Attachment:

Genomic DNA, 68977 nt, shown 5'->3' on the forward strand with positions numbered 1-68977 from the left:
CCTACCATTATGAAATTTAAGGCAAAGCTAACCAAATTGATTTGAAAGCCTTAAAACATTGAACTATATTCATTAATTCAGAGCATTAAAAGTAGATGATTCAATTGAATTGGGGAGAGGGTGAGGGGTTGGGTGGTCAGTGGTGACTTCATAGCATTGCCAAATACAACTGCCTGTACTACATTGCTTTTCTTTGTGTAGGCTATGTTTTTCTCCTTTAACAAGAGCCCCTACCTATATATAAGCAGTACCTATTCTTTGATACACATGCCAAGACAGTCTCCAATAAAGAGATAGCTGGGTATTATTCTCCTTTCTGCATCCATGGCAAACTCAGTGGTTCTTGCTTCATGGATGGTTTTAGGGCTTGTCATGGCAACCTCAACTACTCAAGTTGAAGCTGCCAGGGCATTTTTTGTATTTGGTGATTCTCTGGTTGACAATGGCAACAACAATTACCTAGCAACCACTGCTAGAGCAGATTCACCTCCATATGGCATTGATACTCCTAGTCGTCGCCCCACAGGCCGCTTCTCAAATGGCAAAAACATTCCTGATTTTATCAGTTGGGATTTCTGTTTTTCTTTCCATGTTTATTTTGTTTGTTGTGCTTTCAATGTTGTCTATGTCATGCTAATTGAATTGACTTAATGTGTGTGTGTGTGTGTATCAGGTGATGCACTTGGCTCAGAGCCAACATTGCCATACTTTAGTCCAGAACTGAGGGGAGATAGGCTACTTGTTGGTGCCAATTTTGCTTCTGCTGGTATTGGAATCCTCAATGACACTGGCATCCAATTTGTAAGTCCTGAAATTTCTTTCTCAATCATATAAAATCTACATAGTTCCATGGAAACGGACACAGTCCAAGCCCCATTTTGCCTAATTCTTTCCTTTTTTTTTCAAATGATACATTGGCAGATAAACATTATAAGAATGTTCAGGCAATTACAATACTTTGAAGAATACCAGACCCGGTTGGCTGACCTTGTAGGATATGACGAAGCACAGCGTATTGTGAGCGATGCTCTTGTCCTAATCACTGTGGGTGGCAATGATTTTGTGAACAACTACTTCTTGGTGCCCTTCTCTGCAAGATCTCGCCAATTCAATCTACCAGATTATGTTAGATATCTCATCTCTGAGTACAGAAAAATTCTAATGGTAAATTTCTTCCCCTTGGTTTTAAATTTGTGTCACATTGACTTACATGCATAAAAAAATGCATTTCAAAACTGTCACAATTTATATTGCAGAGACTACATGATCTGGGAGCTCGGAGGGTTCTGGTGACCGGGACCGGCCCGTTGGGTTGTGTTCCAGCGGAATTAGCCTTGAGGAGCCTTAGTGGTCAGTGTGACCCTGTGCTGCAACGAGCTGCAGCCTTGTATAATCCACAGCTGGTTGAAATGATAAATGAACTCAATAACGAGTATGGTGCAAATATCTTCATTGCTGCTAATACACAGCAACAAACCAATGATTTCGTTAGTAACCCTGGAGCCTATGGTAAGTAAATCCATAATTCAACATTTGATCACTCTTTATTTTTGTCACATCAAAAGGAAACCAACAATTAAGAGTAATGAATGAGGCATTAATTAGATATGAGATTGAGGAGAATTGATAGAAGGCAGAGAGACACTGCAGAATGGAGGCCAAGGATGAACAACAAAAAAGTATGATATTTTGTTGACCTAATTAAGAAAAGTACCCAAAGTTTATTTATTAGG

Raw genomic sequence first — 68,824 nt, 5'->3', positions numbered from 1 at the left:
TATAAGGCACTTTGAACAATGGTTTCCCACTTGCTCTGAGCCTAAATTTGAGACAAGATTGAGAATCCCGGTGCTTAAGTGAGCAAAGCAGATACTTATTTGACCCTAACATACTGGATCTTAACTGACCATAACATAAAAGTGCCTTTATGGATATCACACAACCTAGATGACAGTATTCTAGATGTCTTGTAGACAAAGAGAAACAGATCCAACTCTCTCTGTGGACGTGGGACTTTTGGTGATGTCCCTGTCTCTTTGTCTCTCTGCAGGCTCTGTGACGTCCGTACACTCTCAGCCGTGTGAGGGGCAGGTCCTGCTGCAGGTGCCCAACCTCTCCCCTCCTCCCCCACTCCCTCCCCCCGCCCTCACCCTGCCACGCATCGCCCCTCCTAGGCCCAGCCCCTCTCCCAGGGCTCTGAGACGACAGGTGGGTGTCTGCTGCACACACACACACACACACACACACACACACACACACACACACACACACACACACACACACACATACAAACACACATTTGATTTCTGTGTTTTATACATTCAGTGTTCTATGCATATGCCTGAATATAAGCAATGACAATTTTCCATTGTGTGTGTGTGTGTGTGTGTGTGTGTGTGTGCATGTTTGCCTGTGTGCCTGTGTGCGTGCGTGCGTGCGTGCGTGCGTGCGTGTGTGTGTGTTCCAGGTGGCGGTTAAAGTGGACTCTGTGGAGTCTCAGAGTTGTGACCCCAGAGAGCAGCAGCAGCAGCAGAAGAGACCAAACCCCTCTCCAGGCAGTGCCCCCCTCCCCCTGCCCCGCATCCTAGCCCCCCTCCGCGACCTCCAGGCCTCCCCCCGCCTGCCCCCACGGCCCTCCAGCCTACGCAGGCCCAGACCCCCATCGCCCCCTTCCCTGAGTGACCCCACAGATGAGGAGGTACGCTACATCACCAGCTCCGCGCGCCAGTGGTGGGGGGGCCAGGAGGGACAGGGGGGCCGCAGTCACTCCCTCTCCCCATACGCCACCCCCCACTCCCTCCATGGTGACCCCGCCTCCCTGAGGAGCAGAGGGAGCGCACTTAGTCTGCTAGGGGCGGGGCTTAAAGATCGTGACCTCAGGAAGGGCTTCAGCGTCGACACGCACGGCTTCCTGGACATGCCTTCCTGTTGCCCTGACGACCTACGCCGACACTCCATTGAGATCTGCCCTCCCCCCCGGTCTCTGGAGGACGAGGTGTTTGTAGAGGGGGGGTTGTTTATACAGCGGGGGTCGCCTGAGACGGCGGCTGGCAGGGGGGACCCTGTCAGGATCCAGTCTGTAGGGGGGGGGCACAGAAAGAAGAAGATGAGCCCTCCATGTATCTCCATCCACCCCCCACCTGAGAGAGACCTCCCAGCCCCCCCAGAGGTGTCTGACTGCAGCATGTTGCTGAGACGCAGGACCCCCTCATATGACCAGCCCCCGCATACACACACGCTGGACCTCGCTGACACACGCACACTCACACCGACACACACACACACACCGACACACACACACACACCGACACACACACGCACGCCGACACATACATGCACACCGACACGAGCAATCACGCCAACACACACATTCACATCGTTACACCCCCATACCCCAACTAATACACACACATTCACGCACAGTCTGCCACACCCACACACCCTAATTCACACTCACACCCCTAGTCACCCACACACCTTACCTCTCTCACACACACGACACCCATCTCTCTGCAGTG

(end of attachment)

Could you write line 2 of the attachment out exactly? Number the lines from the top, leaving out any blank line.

CCTACCATTATGAAATTTAAGGCAAAGCTAACCAAATTGATTTGAAAGCCTTAAAACATTGAACTATATTCATTAATTCAGAGCATTAAAAGTAGATGATTCAATTGAATTGGGGAGAGGGTGAGGGGTTGGGTGGTCAGTGGTGACTTCATAGCATTGCCAAATACAACTGCCTGTACTACATTGCTTTTCTTTGTGTAGGCTATGTTTTTCTCCTTTAACAAGAGCCCCTACCTATATATAAGCAGTACCTATTCTTTGATACACATGCCAAGACAGTCTCCAATAAAGAGATAGCTGGGTATTATTCTCCTTTCTGCATCCATGGCAAACTCAGTGGTTCTTGCTTCATGGATGGTTTTAGGGCTTGTCATGGCAACCTCAACTACTCAAGTTGAAGCTGCCAGGGCATTTTTTGTATTTGGTGATTCTCTGGTTGACAATGGCAACAACAATTACCTAGCAACCACTGCTAGAGCAGATTCACCTCCATATGGCATTGATACTCCTAGTCGTCGCCCCACAGGCCGCTTCTCAAATGGCAAAAACATTCCTGATTTTATCAGTTGGGATTTCTGTTTTTCTTTCCATGTTTATTTTGTTTGTTGTGCTTTCAATGTTGTCTATGTCATGCTAATTGAATTGACTTAATGTGTGTGTGTGTGTGTATCAGGTGATGCACTTGGCTCAGAGCCAACATTGCCATACTTTAGTCCAGAACTGAGGGGAGATAGGCTACTTGTTGGTGCCAATTTTGCTTCTGCTGGTATTGGAATCCTCAATGACACTGGCATCCAATTTGTAAGTCCTGAAATTTCTTTCTCAATCATATAAAATCTACATAGTTCCATGGAAACGGACACAGTCCAAGCCCCATTTTGCCTAATTCTTTCCTTTTTTTTTCAAATGATACATTGGCAGATAAACATTATAAGAATGTTCAGGCAATTACAATACTTTGAAGAATACCAGACCCGGTTGGCTGACCTTGTAGGATATGACGAAGCACAGCGTATTGTGAGCGATGCTCTTGTCCTAATCACTGTGGGTGGCAATGATTTTGTGAACAACTACTTCTTGGTGCCCTTCTCTGCAAGATCTCGCCAATTCAATCTACCAGATTATGTTAGATATCTCATCTCTGAGTACAGAAAAATTCTAATGGTAAATTTCTTCCCCTTGGTTTTAAATTTGTGTCACATTGACTTACATGCATAAAAAAATGCATTTCAAAACTGTCACAATTTATATTGCAGAGACTACATGATCTGGGAGCTCGGAGGGTTCTGGTGACCGGGACCGGCCCGTTGGGTTGTGTTCCAGCGGAATTAGCCTTGAGGAGCCTTAGTGGTCAGTGTGACCCTGTGCTGCAACGAGCTGCAGCCTTGTATAATCCACAGCTGGTTGAAATGATAAATGAACTCAATAACGAGTATGGTGCAAATATCTTCATTGCTGCTAATACACAGCAACAAACCAATGATTTCGTTAGTAACCCTGGAGCCTATGGTAAGTAAATCCATAATTCAACATTTGATCACTCTTTATTTTTGTCACATCAAAAGGAAACCAACAATTAAGAGTAATGAATGAGGCATTAATTAGATATGAGATTGAGGAGAATTGATAGAAGGCAGAGAGACACTGCAGAATGGAGGCCAAGGATGAACAACAAAAAAGTATGATATTTTGTTGACCTAATTAAGAAAAGTACCCAAAGTTTATTTATTAGG